Related: Eight Stress Management Techniques for Busy Event Planners

How Event Planners Can Avoid Seasonal Affective Disorder:

Go to bed and wake up at the same time every day. 

I know, I know, when it’s dark outside, and you’re exhausted. It can be tempting to sleep in as much as you can. Especially when you’re feeling less energy than you usually do. Likewise, it can be easy to zone out in front of the television and binge watch Netflix until you pass out on the couch. 

Trust me, it’s much better for your mental and physical health if you stick to a regular bedtime and waketime. In winter, our circadian rhythms can easily be thrown off by the changing light. If you keep your sleep routines in place, you’ll be much better able to handle the stress of SAD or anything else that comes your way. 

Invest in a good quality light therapy box

My lightbox has been my saving grace during the winter months. I recently upgraded my years-old, clunky, somewhat unwieldy one to a slim, portable Verilux lightbox that’s about the size and width of an iPad. 

Every morning I set it by my computer. I put the alarm on my phone for 40 minutes, the time I’ve discovered is my sweet spot for late November/early December. But I definitely made some blunders while figuring out how to make the most of this valuable tool. 

When I first started using light therapy, I would sit in front of my light when I felt my winter depression was worse – at sunset. While this made sense to me in theory, it actually kind of sabotaged me. The bright light made my body think it was much earlier than it was, and as a result, I had a lot of trouble sleeping and felt much more anxious and keyed up. Once I read Normal Rosenthal’s book Winter Blues, I realized that I should have been using my light early in the morning. Actually, shortly after I woke up, and I should have started small. 

This fall, around the end of October, I started using it in five-minute increments and worked my way up. If you’re unsure how to use your light, I would highly recommend checking out for a lot of beneficial information!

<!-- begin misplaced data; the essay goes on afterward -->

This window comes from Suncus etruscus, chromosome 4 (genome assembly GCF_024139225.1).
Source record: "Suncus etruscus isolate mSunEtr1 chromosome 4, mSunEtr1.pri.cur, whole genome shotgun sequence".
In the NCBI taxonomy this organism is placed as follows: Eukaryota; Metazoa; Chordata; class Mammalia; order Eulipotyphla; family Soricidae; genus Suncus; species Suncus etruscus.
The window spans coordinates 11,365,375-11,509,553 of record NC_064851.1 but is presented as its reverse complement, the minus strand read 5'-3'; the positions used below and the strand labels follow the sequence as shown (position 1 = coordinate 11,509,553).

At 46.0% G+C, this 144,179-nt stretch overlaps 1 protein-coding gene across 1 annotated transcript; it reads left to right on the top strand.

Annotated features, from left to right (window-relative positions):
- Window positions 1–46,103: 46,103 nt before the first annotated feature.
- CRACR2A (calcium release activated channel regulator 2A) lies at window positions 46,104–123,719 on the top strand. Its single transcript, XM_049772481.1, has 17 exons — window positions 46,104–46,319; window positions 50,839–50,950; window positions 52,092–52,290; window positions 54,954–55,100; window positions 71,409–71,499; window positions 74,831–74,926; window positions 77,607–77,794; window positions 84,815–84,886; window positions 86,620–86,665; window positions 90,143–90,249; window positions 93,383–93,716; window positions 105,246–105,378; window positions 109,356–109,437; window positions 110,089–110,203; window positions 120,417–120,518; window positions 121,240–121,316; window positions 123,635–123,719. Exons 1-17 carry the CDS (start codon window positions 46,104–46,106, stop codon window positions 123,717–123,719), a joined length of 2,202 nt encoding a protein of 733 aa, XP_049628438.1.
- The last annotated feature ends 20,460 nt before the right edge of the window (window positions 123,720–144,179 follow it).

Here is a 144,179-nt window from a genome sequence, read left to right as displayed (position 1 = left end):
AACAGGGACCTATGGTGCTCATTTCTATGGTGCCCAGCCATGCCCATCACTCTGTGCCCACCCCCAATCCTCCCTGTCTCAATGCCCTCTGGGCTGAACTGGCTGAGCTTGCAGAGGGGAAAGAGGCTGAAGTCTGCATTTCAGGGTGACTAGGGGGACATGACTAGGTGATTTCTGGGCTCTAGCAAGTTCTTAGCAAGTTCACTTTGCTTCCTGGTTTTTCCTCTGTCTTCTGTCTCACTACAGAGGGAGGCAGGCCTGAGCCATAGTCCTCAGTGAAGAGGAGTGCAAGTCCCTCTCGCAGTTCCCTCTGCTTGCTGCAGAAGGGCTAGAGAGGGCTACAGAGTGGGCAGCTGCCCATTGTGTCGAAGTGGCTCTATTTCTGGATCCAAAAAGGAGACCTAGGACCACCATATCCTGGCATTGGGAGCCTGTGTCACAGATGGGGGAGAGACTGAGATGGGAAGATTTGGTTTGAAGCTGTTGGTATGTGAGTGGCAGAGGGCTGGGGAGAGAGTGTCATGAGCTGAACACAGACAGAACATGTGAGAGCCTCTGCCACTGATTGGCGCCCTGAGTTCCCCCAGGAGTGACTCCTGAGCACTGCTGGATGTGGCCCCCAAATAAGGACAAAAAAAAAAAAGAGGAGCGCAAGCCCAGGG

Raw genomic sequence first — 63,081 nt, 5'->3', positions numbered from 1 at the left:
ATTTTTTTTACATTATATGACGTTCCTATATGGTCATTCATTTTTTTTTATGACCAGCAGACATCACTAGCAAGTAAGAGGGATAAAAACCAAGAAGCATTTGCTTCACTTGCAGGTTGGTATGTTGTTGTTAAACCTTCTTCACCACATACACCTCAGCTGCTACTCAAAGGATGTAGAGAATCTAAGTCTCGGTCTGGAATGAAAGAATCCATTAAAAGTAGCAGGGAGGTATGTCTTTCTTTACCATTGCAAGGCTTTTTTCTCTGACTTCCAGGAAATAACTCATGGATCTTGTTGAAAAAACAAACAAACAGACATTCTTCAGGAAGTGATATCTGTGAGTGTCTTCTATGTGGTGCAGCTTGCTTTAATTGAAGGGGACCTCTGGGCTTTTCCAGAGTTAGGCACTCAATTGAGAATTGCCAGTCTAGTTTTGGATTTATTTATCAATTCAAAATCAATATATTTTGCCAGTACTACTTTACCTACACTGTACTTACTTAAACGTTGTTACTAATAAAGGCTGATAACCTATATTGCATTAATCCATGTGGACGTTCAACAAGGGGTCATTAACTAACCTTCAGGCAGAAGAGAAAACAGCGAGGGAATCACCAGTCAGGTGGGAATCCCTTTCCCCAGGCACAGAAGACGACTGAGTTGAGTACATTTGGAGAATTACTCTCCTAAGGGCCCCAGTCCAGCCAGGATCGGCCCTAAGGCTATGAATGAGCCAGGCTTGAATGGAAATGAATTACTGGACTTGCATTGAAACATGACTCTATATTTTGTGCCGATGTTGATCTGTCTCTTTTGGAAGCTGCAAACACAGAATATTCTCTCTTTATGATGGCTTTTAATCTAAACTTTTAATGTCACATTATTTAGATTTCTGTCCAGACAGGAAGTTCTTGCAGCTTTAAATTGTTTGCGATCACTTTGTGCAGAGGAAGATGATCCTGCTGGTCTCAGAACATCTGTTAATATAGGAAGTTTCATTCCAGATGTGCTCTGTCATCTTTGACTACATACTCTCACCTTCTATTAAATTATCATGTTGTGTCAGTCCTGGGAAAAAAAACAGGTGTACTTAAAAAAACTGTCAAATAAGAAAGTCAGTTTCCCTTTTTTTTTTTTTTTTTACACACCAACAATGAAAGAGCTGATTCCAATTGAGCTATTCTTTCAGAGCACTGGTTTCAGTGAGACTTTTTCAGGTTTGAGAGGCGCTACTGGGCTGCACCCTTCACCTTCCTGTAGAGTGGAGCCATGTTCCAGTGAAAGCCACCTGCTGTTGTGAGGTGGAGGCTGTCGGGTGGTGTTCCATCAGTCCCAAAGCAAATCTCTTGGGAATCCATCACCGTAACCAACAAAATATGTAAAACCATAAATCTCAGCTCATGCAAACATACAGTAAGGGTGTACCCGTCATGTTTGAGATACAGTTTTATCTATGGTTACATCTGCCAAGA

Get outside, preferably in the morning. 

There’s nothing I want to do less, on some winter days, than bundle up in my down parka, put on my scarf, hat, mitts, and winter boots, and brave the weather. In the Canadian prairies, where I live now, we can get lows of -40 C in the dead of January and February. The wind gets so cold that sometimes we cannot leave our homes for any amount of time longer than it takes us to dash to the car and back without suffering painful windburn. 

Still, on the days that there are no extreme cold or wind chill warnings on my weather app, I force myself to get out there. Even if it’s just a walk around the block, the sunlight and fresh air make a world of difference. Dr. Rosenthal says that even when the sun is hiding behind a thick layer of cloud, enough of its rays penetrate our eyes to make a difference. He recommends going out in the morning, which I also enjoy. As much as we’d like to hibernate, we’re not bears. Sometimes the best walks I’ve taken, with the most natural beauty and a chance for reflection, have been in the wintertime. I’d have missed a lot if I chose to stay in my warm house. 

Supplement with Vitamin D. 

Most people in North America and Northern Europe don’t get enough Vitamin D, especially in winter. This can cause all sorts of physical problems but can also contribute to feeling depressed during winter. It is such a big problem in Canada that our milk is infused with extra Vitamin D since so many of us lack this essential vitamin! 

Read up on how much Vitamin D you need, get your levels tested by your doctor if you wish, and invest in a good quality supplement. You’ll be glad you did! 

Embrace “hygge.”

By now, I’m sure we’ve all heard about the quintessential coziness that is such a part of Danish life. When the hygge craze first began, I purchased a book on it, but I don’t think that’s necessary. 

Do things that make your home cozier. Invest in soft lighting, get some scented candles (or, if you’re like me and they give you migraines, you can find some beautiful beeswax ones). String up some fairy lights around your home, and sit down with a cup of hot chocolate or tea with your fuzzy socks on.